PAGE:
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How to Sort a Dict in Descending Order by Value With Python

How to Sort a Dict in Descending Order by Value With Python

Learn the best way to perform a dict sort by value in desc order

Miguel Brito
·Feb 20, 2021·

5 min read

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In this post, you will learn how to sort a dictionary by value descending (in reverse order).

Say that you have the following dictionary containing your grades associated with a subject. You want to sort the values, in this case the grades, in a descending manner - the highest grade will appear first and the lowest last.

For example, you have this:

grades = {"Math": 34, "Science": 12, "English": 89, "Physics": 8}

... And you want this:

{'English': 89, 'Math': 34:, 'Science': 12:, 'Physics': 8}

You can do this is at least 3 different ways.

Sorting a dict by value descending using list comprehension

The quickest way is to iterate over the key-value pairs of your current dict and call sorted passing the dictionary values and setting reversed=True.

If you are using Python 3.7, regular dicts are ordered by default. So let's use it!

>>> grades = {"Math": 34, "Science": 12, "English": 89, "Physics": 8}
>>> grades
{'Math': 34, 'Science': 12, 'English': 89, 'Physics': 8}
>>> value_key_pairs = ((value, key) for (key,value) in grades.items())
>>> sorted_value_key_pairs = sorted(value_key_pairs, reverse=True)
>>> sorted_value_key_pairs
[(89, 'English'), (34, 'Math'), (12, 'Science'), (8, 'Physics')]
>>> {k: v for v, k in sorted_value_key_pairs}
 {'English': 89, 'Math': 34, 'Science': 12, 'Physics': 8}

And Voila! You have your sorted grades dict in a descending fashion.

What if I have Python 3.6 or lower?

In this case, you can use OrderedDict from the collections module.

>>> from collections import OrderedDict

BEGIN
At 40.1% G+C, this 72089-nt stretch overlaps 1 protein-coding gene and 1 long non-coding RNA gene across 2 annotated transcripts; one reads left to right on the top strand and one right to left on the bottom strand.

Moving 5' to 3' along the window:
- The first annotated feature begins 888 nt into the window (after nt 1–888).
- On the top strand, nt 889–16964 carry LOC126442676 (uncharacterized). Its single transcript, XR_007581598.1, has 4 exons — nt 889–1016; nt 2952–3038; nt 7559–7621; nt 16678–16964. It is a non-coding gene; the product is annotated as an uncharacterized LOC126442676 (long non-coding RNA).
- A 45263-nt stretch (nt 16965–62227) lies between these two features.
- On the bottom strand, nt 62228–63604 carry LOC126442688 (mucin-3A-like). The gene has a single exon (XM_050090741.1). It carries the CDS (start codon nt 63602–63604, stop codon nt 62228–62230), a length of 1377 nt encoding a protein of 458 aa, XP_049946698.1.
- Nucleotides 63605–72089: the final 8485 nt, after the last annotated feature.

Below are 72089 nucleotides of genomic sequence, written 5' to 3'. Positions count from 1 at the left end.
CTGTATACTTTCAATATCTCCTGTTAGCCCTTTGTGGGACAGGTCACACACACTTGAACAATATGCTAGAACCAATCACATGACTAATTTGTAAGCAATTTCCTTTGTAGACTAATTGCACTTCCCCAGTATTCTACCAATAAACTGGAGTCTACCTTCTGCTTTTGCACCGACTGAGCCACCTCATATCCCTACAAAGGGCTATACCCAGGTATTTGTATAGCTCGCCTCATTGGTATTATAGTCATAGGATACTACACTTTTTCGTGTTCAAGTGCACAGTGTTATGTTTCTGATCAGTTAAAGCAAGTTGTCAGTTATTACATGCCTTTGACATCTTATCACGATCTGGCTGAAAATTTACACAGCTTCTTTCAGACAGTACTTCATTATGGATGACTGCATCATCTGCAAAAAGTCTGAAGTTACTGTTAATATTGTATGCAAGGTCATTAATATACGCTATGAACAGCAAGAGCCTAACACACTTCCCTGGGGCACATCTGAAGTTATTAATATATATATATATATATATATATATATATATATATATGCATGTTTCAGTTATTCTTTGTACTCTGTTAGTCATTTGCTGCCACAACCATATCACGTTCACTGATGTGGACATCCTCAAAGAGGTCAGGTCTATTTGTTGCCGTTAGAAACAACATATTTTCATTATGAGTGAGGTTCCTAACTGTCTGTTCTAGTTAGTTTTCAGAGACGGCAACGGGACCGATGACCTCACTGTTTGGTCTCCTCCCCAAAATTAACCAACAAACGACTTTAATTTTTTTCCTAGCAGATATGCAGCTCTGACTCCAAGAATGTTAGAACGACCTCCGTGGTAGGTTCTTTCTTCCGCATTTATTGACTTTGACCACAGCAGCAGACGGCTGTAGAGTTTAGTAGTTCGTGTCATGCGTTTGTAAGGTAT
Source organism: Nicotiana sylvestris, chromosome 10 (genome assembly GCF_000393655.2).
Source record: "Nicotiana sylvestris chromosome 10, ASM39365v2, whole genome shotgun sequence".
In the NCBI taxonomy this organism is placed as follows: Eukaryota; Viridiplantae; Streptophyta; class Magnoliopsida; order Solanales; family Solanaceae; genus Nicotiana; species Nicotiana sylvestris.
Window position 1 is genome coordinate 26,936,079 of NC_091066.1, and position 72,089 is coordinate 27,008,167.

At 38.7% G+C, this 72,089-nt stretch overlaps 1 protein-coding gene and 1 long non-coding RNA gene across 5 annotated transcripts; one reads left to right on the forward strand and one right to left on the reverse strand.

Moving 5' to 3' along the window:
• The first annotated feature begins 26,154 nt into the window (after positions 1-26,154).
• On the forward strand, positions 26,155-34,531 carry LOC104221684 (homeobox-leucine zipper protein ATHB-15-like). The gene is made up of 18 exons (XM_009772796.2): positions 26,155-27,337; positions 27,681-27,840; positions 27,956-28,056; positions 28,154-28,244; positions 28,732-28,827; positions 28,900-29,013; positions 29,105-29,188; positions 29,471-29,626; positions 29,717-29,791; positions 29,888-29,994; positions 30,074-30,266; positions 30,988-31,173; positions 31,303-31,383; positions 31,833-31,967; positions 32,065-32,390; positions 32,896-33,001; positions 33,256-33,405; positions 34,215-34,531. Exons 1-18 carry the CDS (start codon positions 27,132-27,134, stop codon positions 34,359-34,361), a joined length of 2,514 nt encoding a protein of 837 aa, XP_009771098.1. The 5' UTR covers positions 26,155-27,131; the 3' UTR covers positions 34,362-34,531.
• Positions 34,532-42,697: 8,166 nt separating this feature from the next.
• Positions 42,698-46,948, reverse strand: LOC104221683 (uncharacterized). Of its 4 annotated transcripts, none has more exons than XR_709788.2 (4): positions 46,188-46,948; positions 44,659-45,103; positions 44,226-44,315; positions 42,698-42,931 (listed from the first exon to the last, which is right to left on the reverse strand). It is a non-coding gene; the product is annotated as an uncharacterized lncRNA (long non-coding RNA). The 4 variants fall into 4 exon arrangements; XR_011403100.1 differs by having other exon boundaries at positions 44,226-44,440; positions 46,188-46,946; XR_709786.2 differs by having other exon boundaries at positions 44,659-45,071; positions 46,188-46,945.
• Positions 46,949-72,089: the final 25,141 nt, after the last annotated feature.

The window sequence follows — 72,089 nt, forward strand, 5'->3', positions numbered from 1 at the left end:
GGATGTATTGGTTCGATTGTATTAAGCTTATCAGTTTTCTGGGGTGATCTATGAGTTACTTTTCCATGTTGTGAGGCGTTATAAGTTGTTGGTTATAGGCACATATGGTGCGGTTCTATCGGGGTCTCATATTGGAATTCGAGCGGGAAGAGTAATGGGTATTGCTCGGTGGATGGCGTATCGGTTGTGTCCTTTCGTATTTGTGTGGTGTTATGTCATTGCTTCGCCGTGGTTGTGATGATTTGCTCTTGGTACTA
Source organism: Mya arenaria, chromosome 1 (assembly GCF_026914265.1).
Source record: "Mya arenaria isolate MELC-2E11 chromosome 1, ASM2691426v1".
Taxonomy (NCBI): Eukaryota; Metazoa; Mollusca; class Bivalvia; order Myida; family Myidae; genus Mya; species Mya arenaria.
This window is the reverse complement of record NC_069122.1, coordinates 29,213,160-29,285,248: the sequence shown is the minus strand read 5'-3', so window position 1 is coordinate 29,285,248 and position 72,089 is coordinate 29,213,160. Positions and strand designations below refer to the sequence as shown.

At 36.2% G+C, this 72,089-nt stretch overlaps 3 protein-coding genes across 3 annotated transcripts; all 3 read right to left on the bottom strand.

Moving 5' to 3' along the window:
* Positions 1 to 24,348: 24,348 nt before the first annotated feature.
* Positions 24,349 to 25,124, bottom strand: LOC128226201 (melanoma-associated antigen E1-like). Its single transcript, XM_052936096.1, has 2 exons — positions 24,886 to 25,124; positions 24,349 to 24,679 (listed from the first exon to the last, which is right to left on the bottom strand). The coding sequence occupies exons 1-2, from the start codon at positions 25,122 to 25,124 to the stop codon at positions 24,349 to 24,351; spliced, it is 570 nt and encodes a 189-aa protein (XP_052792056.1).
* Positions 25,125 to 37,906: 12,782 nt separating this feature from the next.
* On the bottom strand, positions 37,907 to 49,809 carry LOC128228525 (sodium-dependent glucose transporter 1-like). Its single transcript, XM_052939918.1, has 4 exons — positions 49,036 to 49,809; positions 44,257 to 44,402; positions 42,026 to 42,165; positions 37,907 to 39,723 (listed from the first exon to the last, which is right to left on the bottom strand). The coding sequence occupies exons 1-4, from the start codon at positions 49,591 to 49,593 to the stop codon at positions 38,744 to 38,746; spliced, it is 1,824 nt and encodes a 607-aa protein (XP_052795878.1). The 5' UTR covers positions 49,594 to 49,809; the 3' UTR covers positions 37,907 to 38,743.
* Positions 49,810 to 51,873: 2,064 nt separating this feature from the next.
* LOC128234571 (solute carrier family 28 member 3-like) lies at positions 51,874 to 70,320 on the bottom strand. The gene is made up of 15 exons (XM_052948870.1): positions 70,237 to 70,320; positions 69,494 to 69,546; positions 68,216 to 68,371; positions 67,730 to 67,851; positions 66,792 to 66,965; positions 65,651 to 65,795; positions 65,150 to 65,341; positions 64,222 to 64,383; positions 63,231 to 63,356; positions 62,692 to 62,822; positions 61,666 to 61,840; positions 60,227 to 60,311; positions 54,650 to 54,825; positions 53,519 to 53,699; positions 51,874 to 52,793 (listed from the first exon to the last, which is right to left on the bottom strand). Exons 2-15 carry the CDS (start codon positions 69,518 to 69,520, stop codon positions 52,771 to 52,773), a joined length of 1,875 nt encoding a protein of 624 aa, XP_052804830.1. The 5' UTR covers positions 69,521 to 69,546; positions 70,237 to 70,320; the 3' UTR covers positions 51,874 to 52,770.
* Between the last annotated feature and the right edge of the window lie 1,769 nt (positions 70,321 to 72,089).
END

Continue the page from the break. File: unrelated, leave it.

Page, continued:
>>> OrderedDict((k, v) for v, k in sorted_value_key_pairs)
OrderedDict([('English', 89), ('Math', 34), ('Science', 12), ('Physics', 8)])

Sorting a dictionary in descending order using the operator module

The operator module provides a functional interface to built-in operators like <, >, == and so on.

This module has many useful functions and one of them is the itemgetter. This function returns a callable object that will fetch the item using the __getitem__() method.

In a nutshell, if you do callable = operator.itemgetter(1), and pass a subscriptable object, say ('Physics', 8) to this callable, it will return the equivalent of ('Physics', 8)[1].

For example,

>>> subject_grade_pair = ('Physics', 8)

>>> get_grade = operator.itemgetter(1)

>>> get_grade(subject_grade_pair)
8

>>> subject_grade_pair[1]
8

Now, the question is, how can we use this to sort the values?

The sorted built-in function expects not only the iterable you want to sort but also a key. This key argument is nothing more than a function of one argument that you can feed each item of the list. And that’s exactly what we need to sort our list!

>>> import operator

# remember, the grade is the second item in the subject - grade pair
>>> sort_by_grade = operator.itemgetter(1)

>>> grades = {"Math": 34, "Science": 12, "English": 89, "Physics": 8}
>>> grades
{'Math': 34, 'Science': 12, 'English': 89, 'Physics': 8}

>>> sorted_value_key_pairs = sorted(grades.items(), key=sort_by_grade, reverse=True)
>>> {k: v for v, k in sorted_value_key_pairs}
 {'English': 89, 'Math': 34, 'Science': 12, 'Physics': 8}

At this point you might wonder:

This sort_by_grade looks like a glorified lambda...

Well, good shout, this brings us to the last section.

Using lambda to sort the dictionary in descending order

So, as we saw in the previous section, operator.itemgetter returns a callable that is equivalent to calling the __getitem__() method on a subscriptable object.

This is remarkably similar to pass a lambda as a key which takes a tuple, say (“Math”, 34), and returns the second item which is the grade.

>>> sort_by_grade_lambda = lambda subject_grade_pair: subject_grade_pair[1]